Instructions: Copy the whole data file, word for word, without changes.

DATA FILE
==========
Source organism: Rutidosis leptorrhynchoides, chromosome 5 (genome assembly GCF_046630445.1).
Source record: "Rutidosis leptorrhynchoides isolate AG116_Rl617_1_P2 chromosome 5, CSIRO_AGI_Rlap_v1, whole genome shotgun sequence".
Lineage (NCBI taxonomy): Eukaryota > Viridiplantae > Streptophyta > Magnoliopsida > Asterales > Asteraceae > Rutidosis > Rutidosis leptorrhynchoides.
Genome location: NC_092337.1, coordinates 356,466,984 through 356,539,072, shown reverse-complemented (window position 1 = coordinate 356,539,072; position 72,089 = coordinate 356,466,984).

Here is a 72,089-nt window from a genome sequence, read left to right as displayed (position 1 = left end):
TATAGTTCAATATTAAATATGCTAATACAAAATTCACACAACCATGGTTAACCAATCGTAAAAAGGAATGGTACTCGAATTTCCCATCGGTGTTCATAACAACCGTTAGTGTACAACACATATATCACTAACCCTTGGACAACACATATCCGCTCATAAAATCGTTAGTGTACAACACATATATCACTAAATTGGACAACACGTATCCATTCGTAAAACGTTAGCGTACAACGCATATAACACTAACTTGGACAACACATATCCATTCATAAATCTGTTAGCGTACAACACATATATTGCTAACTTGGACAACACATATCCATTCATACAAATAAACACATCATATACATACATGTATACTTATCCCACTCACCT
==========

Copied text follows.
Source organism: Rutidosis leptorrhynchoides, chromosome 5 (genome assembly GCF_046630445.1).
Source record: "Rutidosis leptorrhynchoides isolate AG116_Rl617_1_P2 chromosome 5, CSIRO_AGI_Rlap_v1, whole genome shotgun sequence".
Lineage (NCBI taxonomy): Eukaryota > Viridiplantae > Streptophyta > Magnoliopsida > Asterales > Asteraceae > Rutidosis > Rutidosis leptorrhynchoides.
Genome location: NC_092337.1, coordinates 356,466,984 through 356,539,072, shown reverse-complemented (window position 1 = coordinate 356,539,072; position 72,089 = coordinate 356,466,984).

Here is a 72,089-nt window from a genome sequence, read left to right as displayed (position 1 = left end):
TATAGTTCAATATTAAATATGCTAATACAAAATTCACACAACCATGGTTAACCAATCGTAAAAAGGAATGGTACTCGAATTTCCCATCGGTGTTCATAACAACCGTTAGTGTACAACACATATATCACTAACCCTTGGACAACACATATCCGCTCATAAAATCGTTAGTGTACAACACATATATCACTAAATTGGACAACACGTATCCATTCGTAAAACGTTAGCGTACAACGCATATAACACTAACTTGGACAACACATATCCATTCATAAATCTGTTAGCGTACAACACATATATTGCTAACTTGGACAACACATATCCATTCATACAAATAAACACATCATATACATACATGTATACTTATCCCACTCACCT